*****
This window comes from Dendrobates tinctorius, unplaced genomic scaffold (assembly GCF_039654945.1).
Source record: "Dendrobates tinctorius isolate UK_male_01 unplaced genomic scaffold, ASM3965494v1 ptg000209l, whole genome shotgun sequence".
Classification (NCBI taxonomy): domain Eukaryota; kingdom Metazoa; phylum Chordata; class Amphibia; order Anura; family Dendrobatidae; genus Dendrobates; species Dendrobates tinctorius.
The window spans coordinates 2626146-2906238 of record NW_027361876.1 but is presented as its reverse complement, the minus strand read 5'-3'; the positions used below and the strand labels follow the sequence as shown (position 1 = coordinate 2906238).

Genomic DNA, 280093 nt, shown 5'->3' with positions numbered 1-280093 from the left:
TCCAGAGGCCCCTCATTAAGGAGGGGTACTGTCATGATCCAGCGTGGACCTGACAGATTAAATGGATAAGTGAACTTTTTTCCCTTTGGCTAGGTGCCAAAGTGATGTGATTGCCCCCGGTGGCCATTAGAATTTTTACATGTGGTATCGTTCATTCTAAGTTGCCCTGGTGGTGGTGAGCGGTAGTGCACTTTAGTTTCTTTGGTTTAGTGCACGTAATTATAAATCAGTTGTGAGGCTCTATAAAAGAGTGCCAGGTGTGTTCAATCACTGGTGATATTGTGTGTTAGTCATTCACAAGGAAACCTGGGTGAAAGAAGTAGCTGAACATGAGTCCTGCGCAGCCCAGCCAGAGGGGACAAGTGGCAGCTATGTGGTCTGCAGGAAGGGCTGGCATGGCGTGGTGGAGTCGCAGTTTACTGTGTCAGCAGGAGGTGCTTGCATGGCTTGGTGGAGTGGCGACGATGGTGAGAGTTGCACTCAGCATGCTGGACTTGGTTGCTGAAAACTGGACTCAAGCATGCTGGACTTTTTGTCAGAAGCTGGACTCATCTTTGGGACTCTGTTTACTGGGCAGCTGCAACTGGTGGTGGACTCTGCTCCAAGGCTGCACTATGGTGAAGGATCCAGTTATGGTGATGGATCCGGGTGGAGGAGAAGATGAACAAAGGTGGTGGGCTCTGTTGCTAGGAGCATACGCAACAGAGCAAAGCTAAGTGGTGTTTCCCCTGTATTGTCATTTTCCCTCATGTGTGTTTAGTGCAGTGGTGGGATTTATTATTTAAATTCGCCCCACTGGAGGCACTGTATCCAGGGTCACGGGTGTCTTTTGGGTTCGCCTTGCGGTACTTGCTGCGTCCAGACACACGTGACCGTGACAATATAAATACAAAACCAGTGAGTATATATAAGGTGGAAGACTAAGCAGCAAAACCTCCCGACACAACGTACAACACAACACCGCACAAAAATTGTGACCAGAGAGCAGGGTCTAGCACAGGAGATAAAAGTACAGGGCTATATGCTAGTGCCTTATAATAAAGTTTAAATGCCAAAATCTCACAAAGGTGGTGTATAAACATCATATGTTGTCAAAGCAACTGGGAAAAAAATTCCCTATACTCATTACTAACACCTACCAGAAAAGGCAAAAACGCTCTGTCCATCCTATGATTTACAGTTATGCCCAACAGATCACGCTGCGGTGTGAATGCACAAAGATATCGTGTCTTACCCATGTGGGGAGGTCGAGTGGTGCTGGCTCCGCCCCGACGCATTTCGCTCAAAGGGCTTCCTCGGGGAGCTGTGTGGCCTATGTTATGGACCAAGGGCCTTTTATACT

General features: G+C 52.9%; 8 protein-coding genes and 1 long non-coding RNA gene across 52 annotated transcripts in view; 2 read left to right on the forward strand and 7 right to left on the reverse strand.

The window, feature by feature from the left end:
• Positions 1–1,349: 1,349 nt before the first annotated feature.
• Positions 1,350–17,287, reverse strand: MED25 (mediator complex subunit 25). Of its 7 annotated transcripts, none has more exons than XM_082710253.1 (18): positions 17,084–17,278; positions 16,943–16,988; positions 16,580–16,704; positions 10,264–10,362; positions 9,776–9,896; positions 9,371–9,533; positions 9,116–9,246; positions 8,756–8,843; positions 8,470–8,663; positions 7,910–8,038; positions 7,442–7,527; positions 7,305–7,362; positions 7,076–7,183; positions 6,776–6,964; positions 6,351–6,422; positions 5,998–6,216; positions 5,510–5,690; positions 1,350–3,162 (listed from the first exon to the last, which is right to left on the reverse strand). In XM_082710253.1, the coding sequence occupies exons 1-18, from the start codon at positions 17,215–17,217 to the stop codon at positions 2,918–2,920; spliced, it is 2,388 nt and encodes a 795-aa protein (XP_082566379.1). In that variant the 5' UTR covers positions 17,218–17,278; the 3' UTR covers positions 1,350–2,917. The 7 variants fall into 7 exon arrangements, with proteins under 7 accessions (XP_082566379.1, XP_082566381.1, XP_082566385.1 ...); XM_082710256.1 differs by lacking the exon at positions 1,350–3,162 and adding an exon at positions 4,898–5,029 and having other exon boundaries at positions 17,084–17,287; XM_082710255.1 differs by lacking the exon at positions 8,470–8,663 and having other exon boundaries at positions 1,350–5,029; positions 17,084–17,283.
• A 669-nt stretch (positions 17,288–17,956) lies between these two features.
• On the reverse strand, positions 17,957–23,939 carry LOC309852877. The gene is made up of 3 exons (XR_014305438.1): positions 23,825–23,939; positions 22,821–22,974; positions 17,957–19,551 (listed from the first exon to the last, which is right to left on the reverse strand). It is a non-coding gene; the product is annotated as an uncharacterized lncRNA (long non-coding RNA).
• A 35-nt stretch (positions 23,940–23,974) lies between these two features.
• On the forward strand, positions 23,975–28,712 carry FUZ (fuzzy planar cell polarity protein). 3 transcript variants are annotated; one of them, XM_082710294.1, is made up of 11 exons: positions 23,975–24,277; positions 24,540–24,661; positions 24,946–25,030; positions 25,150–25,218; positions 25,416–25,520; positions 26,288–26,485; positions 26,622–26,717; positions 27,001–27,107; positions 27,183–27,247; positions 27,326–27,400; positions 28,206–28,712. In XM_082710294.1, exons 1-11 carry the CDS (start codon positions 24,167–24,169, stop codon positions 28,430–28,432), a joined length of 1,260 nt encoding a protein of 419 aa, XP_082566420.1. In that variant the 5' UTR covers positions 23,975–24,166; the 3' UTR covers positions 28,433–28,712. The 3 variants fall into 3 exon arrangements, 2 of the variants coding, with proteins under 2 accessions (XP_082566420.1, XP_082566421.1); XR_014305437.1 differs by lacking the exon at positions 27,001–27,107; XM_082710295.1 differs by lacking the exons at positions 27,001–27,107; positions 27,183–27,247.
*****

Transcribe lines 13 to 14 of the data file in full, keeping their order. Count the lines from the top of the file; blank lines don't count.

• A 35-nt stretch (positions 23,940–23,974) lies between these two features.
• On the forward strand, positions 23,975–28,712 carry FUZ (fuzzy planar cell polarity protein). 3 transcript variants are annotated; one of them, XM_082710294.1, is made up of 11 exons: positions 23,975–24,277; positions 24,540–24,661; positions 24,946–25,030; positions 25,150–25,218; positions 25,416–25,520; positions 26,288–26,485; positions 26,622–26,717; positions 27,001–27,107; positions 27,183–27,247; positions 27,326–27,400; positions 28,206–28,712. In XM_082710294.1, exons 1-11 carry the CDS (start codon positions 24,167–24,169, stop codon positions 28,430–28,432), a joined length of 1,260 nt encoding a protein of 419 aa, XP_082566420.1. In that variant the 5' UTR covers positions 23,975–24,166; the 3' UTR covers positions 28,433–28,712. The 3 variants fall into 3 exon arrangements, 2 of the variants coding, with proteins under 2 accessions (XP_082566420.1, XP_082566421.1); XR_014305437.1 differs by lacking the exon at positions 27,001–27,107; XM_082710295.1 differs by lacking the exons at positions 27,001–27,107; positions 27,183–27,247.